Boat Trailer Part 2

cbyusBy Charlotte Byus
Because our boat was hand made in Palacios we need to purchase a trailer made for this boat. (Who knew, not me.) RR knew, so one weekday he says, “How do you feel about taking a little drive to Seadrift?” I said, “I’ll be ready in 10 minutes, including a cooler. He laughed, well not that soon how about tomorrow? Being the one in the family who is always up first, my ears perk up the next morning as I hear the shower. You got it, he is already up, hit the coffee button and in the shower. No, he is not too excited to head out!

We catch the 7am ferry and head down memory lane. You see we really do not like to travel interstates, we prefer back roads with a view. Across the causeway, down Hwy 6 to Alvin and on to 35 we go. If you have never traveled TX 35 down the coast, please try it. The trees are hundreds of years old, covered with moss and branches yards long down to the ground. Lots of small towns to visit and lovely parks to enjoy. But this trip, we are on a mission.

Our first stop is Palacios where our boat was made in July, 2004. Well, really our first stop was the Baptist Youth Summer Camp grounds. When I was young my Mom would allow me to go to camp with my BFF, Pat. Every summer we headed to Palacios for a week of fun in the sun and Bible study. We always sang 99 bottles of Milk on the wall all the way from Houston, poor bus driver. Then we visited Tran Sport Boats and met Tran’s son Donnie. He showed us everything it takes to make our boat, from the hull to fixtures. It was very interesting and let’s just say several things have changed since 2004.

RR had already received a quote from the trailer company in Seadrift for the price to make our new trailer, but he decided to ask Donnie for a price. That was smart, it was several hundred dollars less. We never made it to Seadrift.

We left there and toured the town of Palacios, stopped at a park on the bay for a beverage, crackers and cheese. The view was beautiful and very relaxing. RR asked me, “do you want to head on down to Port O’Conner? He tried to say it is only an hour away, but I did not let him, I said “YES!” Off we went.

You see, we spent many a summer vacation in Port O’Conner. Sometimes with the two girls and sometimes the dear Grannygirl would keep them for us. RR and friends would enjoy duck hunting and fishing in the winter and we would enjoy summer weekends traveling there. We lived on 59 near Sugar Land so it was a hop on the freeway and we were there.

Nothing is ever the same but we both so enjoyed this visit and memory lane. Oh my I had forgotten how green the ICW is there. We stopped at a boat camp that used to be Cap’s and now it is called Froggie’s. That is ok, it is still two boat ramps and a bait shop and a place to sit in the shade to watch the boats up and down the ICW, and pet the cats and talk to the pelicans. When the girls were little we would stay here in the cab-over and after supper enjoy the sunset and watch the boats and tugs go by.

Our next stop was where Melba’s cafe was, once upon a time. Both are gone now but our memories are not. Along the way to this stop I spotted a very large sport’s fisherman boat coming down the ICW. RR asked me if I wanted to stop and take a picture, of course, I did. So he let me out and found a parking space. Well, who knew, the boat-ship was stopping at this place. I got a few good pictures, the ship was about 90ft and beautiful. Back in the truck and down memory lane again. Oh, where is the runway for the planes? Not here any more, just million dollar homes and boat lifts and storage. Maybe I need to go back to playing the lotto again.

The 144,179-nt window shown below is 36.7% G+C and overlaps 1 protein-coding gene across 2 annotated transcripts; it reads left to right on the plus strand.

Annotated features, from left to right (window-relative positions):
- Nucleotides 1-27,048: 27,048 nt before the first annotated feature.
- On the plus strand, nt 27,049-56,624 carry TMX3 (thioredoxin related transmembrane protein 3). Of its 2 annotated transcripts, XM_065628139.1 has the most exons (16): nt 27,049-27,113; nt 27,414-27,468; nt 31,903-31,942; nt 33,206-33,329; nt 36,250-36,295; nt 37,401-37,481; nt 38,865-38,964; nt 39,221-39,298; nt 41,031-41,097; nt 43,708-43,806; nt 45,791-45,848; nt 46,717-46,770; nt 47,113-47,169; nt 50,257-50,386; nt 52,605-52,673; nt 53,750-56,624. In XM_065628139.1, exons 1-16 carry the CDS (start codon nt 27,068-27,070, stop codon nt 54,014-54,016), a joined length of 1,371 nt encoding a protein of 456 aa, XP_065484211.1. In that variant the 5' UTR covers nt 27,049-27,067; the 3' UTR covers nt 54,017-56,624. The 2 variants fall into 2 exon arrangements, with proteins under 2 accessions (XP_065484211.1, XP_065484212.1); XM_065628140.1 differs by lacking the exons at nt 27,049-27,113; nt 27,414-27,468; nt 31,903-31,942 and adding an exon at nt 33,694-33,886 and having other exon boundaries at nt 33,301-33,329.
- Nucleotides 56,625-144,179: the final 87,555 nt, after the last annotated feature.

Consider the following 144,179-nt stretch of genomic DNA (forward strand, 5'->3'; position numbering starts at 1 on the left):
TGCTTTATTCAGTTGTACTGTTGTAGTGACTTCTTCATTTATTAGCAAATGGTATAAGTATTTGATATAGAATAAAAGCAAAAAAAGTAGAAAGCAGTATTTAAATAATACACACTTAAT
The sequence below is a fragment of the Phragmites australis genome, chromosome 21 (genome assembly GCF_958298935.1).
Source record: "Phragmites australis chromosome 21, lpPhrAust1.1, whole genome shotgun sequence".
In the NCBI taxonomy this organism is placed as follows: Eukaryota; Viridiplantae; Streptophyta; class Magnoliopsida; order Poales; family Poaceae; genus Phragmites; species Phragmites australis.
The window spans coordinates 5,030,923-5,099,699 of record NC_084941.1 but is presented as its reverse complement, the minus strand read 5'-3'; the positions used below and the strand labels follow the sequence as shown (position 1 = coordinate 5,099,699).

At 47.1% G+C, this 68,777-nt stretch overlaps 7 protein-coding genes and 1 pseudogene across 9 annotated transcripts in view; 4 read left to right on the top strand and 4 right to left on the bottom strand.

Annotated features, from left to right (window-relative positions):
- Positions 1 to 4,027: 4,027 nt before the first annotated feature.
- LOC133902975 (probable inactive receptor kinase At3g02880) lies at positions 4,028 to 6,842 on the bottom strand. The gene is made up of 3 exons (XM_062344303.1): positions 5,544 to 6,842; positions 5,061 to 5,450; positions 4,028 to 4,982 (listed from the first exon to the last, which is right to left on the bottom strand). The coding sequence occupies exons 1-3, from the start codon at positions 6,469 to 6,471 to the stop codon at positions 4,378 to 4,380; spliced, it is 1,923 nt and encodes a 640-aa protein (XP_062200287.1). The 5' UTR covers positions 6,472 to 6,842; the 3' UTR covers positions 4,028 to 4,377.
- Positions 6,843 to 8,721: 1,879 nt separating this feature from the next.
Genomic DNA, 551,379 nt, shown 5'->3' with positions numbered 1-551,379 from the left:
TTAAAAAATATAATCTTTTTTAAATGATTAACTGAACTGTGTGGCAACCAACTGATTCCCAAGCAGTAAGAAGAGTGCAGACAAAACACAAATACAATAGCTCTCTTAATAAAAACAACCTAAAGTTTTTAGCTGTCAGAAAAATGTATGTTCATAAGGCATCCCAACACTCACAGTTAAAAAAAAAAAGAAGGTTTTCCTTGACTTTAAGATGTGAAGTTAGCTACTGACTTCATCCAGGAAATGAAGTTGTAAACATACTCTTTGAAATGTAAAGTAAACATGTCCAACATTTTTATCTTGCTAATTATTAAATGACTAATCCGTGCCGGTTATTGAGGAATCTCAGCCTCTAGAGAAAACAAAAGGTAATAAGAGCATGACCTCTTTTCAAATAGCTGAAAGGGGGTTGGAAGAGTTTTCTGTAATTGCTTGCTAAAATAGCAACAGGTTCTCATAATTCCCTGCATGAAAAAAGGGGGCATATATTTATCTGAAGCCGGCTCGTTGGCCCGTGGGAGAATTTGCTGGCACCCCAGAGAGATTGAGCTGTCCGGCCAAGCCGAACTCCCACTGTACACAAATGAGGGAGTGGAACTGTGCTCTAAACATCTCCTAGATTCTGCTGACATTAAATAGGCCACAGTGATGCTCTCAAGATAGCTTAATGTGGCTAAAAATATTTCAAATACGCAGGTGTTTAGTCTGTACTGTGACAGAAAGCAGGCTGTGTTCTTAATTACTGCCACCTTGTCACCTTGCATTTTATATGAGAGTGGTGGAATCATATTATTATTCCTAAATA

On the way back we needed to stop for a bathroom break and diesel. We stopped in Bay City. On RR’s way back to the truck he noticed the truck is leaning in the front, walks around to my side and the new, not even a month old, tire is flat. Yipes! So the nice man in the gas station tells me about the tire store one block down Main Street. Off I go, I know the owners name, “Cowboy.” I walked into the station and asked the first man, are you Cowboy? He said no, “I’m Country.” Excuse me, He says my name is Country. Thank goodness I had on my dark sunglasses. He called over a lady who is the manager so I can tell my story. She informed me her service truck was broken and she was two men short today, but she would call Lopez for me. OK, into the office we go. Called Lopez, he was out on a call and will call us back. No cell phone in hand, I guess. Believe it or not, he called back very shortly. Yes, he would be glad to help. I thank Roselyn at Cowboy’s Tire store and head back to RR. Within 10 minutes, a young man in a service truck shows up. Out he jumps, grabs the heavy duty jack and gets to work. Finds the problem, plugs the hole and we are ready to go. Would you believe, $20, for the service. Of course, there was a tip for him. Really, can you get over that – only $20!

RR had tried Good Sam’s at first, but they could not find our member number. The moral here is there are still wonderful people in this world. Let’s face it, most small towns the people are helpful and friendly, we know we live in one of the best.

I was kind of long winded this time. Have a great week, and be kind to each other.

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